Tag Archives: partisanship

Why American media has such a signal-to-noise problem, pt. 2

Part 2 of a series; Previously: What Bell Labs and French Intellectuals Can Tell Us About Cronkite and Couric

The Signal-to-Noise Journey of American Media

The 20th Century represented a Golden Age of Institutional Journalism. The Yellow Journalism wars of the late 19th Century gave way to a more responsible mode of reporting built on ethical and professional codes that encouraged fairness and “objectivity.” (Granted, these concepts, like their bastard cousin “balance,” are not wholly unproblematic. Still, they represented a far better way of conducting journalism than we had seen before.) It’s probably not idealizing too much to assert that reporting in the Cronkite Era, for instance, was characterized by a commitment to rise above partisanship and manipulation. The journalist was expected to hold him/herself to a higher standard and to serve the public interest. These professionals – and I have met a few who are more than worthy of the title – believed they had a duty to search for the facts and to present them in a fashion that was as free of bias as possible.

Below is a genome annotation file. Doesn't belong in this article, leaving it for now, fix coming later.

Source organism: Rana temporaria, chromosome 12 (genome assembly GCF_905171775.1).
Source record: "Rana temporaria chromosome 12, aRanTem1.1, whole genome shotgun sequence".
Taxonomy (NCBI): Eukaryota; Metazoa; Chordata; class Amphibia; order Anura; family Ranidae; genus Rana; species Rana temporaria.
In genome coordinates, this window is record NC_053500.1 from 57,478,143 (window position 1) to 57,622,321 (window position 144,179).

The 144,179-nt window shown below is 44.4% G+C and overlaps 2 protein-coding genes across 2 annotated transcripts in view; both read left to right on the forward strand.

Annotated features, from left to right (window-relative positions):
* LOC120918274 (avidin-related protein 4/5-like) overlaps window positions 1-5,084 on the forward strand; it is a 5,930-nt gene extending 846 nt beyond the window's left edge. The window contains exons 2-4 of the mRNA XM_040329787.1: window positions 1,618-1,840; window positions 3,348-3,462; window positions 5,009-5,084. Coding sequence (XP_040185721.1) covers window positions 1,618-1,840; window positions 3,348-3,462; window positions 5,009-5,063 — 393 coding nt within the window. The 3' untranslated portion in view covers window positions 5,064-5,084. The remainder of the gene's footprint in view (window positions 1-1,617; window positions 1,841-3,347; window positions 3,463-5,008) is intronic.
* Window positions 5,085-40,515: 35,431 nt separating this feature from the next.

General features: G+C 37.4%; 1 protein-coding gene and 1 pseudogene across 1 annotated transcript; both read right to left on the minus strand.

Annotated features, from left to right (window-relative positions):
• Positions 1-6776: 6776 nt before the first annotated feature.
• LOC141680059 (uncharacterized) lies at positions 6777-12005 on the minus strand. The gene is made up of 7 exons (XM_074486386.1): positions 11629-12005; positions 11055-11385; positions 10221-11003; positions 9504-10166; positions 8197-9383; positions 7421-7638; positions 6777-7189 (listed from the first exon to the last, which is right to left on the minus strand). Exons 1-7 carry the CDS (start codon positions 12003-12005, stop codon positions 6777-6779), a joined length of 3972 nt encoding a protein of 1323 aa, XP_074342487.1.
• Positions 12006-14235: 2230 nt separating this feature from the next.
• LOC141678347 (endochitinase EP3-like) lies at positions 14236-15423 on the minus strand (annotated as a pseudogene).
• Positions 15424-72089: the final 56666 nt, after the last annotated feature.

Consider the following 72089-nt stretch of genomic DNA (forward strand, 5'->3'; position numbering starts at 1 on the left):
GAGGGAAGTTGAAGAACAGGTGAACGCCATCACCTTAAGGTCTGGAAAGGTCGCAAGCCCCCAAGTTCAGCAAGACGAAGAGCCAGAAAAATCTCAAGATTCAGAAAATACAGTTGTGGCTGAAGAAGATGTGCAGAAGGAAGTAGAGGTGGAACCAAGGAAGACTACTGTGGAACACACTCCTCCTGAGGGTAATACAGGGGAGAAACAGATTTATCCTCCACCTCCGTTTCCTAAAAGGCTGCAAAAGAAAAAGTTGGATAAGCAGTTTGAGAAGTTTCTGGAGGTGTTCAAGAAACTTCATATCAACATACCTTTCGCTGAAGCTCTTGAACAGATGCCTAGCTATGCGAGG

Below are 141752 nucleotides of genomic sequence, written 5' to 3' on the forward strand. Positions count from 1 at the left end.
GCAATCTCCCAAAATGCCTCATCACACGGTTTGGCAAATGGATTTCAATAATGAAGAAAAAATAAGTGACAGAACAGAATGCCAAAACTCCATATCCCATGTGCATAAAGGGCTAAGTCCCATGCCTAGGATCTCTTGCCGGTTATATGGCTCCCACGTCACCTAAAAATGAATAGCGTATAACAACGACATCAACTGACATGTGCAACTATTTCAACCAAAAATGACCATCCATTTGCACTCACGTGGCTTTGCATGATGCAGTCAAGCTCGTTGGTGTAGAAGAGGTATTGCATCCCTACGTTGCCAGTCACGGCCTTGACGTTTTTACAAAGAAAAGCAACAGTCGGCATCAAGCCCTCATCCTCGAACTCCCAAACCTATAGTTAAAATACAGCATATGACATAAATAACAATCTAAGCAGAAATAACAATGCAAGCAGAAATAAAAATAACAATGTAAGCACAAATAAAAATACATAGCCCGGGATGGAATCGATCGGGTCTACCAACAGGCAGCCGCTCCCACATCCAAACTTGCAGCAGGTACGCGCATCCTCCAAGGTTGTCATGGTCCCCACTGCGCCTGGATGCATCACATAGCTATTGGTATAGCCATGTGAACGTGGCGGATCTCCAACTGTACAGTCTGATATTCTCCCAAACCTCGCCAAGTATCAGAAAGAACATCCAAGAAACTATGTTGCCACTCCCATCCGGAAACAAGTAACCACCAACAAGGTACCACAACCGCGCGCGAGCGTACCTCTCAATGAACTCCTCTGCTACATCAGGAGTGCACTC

In other words, their careers, like that of Claude Shannon, were devoted to maximizing the signal in the system – the system here being the “marketplace of ideas.” Continue reading Why American media has such a signal-to-noise problem, pt. 2

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Obama tackles America’s real number one issue

Almost 50 days into his administration President Obama made his way around to what strikes me as America’s #1 long-term issue, education. The soundbite is pretty catchy: he wants to overhaul the system “from the cradle up through a career.”

A compelling sentiment, that is. Our educational system couldn’t be much more broken, and a righteous keelhauling overhauling is certainly in order. But the rhetoric doesn’t tell us a lot. Continue reading Obama tackles America’s real number one issue